Roller Coaster Project Judith Hogan

1. Define the problem

The project is a roller coaster, designed for a marble. The marble must be visible at all times, never become airborne, and land safely in the paper cup at the end of the track. The roller coaster must be no larger than three feet by three feet, and it needs to be portable and free standing. To get points, the marble can do a 90 degree turn (for one point), a 180 degree turn (for two points), a 270 degree turn (for three points), a loop (also for three points), or a corkscrew (for four points). A cool theme can earn you up to five points, and you get a five point gain or five point deduction depending on whether or not your marble lands in the cup. You can also get a bonus point if your roller coaster runs for the longest time, or if your first attempt is successful.

Most of the materials will be recycled or trash you can bring from home, but the marble and paper cup will be provided and a single team can spend up to $5 on materials. The money will not be provided. You can use parts made for marble tracks to get your track to last longer, but you will not get any points for them.

2. Generate Concepts

We ended up choosing the Hawaii-themed one. It has a volcano, with a track leading from the top into the water.

3. Develop a solution

Materials list:

Cardboard (Eli will bring some)

Orange and brown paint (Judith will bring it)

Tub (Eli will bring it)

Clear tube (Nedim will bring it)

Water (can get from school)

Toy sea animals (Judith and Eli will bring them)

Poster board (Nedim will bring it)

Foam core (Judith will bring it)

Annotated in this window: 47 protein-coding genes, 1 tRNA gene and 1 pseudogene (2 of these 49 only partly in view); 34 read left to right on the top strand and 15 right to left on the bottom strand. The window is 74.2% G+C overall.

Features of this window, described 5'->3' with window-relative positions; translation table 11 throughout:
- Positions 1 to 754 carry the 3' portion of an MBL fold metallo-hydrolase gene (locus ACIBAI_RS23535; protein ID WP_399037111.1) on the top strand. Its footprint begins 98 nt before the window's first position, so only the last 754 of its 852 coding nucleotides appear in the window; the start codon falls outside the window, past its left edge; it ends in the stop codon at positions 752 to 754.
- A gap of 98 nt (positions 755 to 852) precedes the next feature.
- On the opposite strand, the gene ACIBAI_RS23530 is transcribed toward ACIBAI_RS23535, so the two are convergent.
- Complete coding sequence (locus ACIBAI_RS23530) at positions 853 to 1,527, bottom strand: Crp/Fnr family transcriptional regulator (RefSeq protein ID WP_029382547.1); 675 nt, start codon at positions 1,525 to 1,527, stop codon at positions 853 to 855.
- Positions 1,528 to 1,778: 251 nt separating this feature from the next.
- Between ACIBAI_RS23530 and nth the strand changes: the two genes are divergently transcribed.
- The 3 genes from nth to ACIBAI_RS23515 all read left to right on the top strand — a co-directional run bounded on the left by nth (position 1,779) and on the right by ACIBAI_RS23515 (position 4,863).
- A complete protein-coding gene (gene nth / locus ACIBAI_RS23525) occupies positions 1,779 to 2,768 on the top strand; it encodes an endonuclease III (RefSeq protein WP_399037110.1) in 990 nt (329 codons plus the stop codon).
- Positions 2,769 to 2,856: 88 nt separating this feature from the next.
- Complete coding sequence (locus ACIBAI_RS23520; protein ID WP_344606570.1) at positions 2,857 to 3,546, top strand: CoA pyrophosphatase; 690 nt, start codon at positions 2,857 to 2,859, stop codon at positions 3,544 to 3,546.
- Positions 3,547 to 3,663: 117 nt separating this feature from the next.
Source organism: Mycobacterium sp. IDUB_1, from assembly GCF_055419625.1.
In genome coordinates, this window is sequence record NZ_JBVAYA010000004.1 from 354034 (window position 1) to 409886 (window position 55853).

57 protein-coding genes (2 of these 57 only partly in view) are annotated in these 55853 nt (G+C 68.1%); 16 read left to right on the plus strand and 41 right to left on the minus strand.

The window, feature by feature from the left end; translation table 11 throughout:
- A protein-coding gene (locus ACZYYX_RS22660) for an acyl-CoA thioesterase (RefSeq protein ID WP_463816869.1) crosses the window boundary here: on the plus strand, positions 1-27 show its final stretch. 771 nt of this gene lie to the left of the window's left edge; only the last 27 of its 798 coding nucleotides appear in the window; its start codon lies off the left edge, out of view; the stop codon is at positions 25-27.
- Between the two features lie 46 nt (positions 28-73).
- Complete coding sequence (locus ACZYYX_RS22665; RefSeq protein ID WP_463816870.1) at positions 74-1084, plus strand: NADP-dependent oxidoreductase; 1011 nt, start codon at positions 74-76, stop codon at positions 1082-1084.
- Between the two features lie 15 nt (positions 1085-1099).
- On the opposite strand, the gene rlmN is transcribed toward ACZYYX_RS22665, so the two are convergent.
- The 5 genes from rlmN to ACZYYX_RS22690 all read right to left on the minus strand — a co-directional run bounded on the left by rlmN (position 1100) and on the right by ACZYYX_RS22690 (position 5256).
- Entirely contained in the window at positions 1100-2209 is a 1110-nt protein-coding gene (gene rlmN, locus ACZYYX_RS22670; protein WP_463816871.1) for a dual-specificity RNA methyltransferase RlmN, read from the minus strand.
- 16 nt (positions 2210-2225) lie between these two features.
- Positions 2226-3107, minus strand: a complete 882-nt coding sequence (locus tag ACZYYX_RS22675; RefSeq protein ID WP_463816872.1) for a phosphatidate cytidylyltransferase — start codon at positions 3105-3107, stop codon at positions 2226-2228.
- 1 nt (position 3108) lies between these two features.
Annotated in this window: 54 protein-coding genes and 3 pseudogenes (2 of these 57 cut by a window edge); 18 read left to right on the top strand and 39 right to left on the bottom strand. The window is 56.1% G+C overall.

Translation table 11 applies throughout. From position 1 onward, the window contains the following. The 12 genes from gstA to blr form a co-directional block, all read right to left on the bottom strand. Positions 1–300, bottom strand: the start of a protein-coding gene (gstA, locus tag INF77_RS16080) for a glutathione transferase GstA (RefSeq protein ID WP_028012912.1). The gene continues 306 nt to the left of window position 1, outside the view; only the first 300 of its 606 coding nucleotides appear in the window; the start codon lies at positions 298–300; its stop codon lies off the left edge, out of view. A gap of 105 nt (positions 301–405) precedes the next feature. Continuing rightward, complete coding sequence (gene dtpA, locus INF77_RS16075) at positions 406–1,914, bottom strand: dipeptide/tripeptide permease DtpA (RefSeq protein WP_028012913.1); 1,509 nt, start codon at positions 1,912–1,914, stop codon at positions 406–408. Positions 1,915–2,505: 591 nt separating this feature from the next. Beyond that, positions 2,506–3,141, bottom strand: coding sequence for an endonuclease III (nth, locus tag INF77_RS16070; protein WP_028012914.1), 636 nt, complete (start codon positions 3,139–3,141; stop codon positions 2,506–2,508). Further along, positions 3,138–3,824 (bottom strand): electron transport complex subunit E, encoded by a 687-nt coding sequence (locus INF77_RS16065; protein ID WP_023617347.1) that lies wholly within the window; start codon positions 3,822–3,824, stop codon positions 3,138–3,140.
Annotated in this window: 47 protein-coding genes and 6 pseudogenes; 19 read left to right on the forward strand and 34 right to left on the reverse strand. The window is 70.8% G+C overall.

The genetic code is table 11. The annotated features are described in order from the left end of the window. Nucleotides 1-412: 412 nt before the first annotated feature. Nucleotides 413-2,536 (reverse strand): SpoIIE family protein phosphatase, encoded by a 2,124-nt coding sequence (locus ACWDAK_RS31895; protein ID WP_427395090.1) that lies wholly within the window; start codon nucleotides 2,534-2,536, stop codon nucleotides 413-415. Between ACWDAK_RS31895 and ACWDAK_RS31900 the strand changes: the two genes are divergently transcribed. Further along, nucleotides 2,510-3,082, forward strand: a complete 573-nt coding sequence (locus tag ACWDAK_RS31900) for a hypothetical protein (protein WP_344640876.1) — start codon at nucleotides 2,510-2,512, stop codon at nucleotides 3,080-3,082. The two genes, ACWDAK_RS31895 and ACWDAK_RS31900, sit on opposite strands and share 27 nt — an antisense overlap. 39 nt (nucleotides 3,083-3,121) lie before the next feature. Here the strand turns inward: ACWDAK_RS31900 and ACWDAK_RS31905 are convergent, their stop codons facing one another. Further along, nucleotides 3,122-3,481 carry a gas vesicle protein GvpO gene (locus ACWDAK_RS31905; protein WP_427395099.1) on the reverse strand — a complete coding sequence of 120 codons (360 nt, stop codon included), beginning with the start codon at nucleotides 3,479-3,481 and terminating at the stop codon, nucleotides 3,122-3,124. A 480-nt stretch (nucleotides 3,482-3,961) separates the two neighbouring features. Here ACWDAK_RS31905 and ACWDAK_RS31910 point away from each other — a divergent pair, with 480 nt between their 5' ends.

Paintbrush (Kristina will bring it)

A technical drawing of our roller coaster.

After we started building prototypes, we decided to rework the materials to make sure we had everything we needed.

Materials list:

Cardboard (Eli brought some)

Orange and brown paint (Judith brought it)

Tub (Eli will bring it)

Tube (Nedim will bring it)

Water (can get from school)

Toy sea animals (Judith and Eli will bring them)

Foam core (Judith brought it)

Paintbrush (Kristina brought it)

Duct tape (Kristina brought it)

Construction paper (can get from school)

4. Construct and test a prototype

An early, blocky model of the volcano
This is us testing the final product. Looks great!

5. Evaluate solution

In one of our early prototypes, all of the construction paper fell off. The next time around, we spray painted it.
Nedim's dad gave us a tube to use as the track for our roller coaster. But when we tested it, it was jerky and didn't work right! So we decided to buy a new one.

6. Present the solution

Our final product!

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